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Vasectomy in Maryland
At Chesapeake Urology Associates your vasectomy will be performed safely and easily. The outpatient procedure is performed for patients in Maryland, Washington DC, and Delaware. A vasectomy is a permanent and effective means for preventing pregnancy. You should only consider a vasectomy from our Maryland physicians if you and your partner do not wish to have children at anytime in the future.
 
Understandably, some men are apprehensive about the vasectomy procedure because it involves such a delicate area of the body. You can rest assured that our highly trained staff and experienced physicians will perform the vasectomy with great precision and care at one of our Maryland locations. It should also be noted that a vasectomy will not affect the man's libido, ejaculation, sexual pleasure, or his erections.

The vasectomy yields very little pain or discomfort after the procedure. If you have any questions, don't hesitate to contact us at one of our many Maryland vasectomy locations.


How It Works
A vasectomy works by cutting the vas deferens, the tubes that carry sperm from the testes to the penis. This prevents the sperm from exiting the penis during ejaculation. After a vasectomy, your body will continue to produce sperm, but they will die and be re-absorbed. A vasectomy will not noticeably affect the seminal fluid; your ejaculate will still look and feel the same. A vasectomy also will not affect your testosterone (male hormone) levels or your ability to have an erection.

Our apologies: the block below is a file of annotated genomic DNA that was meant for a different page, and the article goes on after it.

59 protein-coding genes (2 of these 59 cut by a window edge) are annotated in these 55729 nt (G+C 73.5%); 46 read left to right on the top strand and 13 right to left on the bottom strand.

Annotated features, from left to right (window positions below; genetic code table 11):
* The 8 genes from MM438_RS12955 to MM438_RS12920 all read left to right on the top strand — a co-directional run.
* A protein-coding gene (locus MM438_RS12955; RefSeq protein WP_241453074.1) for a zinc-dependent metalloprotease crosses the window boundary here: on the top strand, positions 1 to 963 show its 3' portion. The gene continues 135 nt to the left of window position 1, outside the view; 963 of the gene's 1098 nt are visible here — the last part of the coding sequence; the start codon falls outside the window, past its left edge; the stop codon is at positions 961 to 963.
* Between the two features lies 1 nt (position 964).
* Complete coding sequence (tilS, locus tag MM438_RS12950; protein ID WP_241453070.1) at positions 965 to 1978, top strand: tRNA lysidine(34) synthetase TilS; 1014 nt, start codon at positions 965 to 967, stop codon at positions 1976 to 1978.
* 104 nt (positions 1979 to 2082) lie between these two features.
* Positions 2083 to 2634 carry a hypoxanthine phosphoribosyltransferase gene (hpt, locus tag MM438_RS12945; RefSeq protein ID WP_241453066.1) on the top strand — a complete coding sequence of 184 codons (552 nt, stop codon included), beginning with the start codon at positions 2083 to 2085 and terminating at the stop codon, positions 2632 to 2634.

Preparing for Your Vasectomy
Your doctor may ask you to stop taking vitamin supplements, aspirin or ibuprofen several days to one week before your vasectomy. Anti-inflammatory medications thin the blood and could cause excessive bleeding. Notify your urologist if you are taking any blood thinners. You may eat a light meal before your procedure.

During the Procedure
  • Your procedure is performed in an outpatient surgery center using local anesthesia.
  • Your urologist will make a small incision (less than 1 centimeter) in the scrotum or perform a "no scalpel" vasectomy in which a special instrument makes a puncture instead of a small cut.
  • Various techniques are then used to block the passage of sperm through the vas deferens.

After Your Vasectomy

  • Most patients can drive home afterwards.
  • To minimize discomfort, your doctor may prescribe pain relievers, an ice pack and/or an athletic supporter.
  • Contact your doctor if you experience fever, chills, increasing pain or significant swelling and bruising.
  • Your doctor will give you instructions for resuming work and sexual activity, typically after three to four days. Try to remain off your feet for 24 hours.
  • You must use other forms of birth control until your doctor assures you that your vasectomy is completely effective. This may take several months until all of the sperm left in the upper part of the vas deferens is ejaculated.
  • Vasectomies may be reversible, but you should not assume your procedure can be reversed. Talk with your doctor to learn more.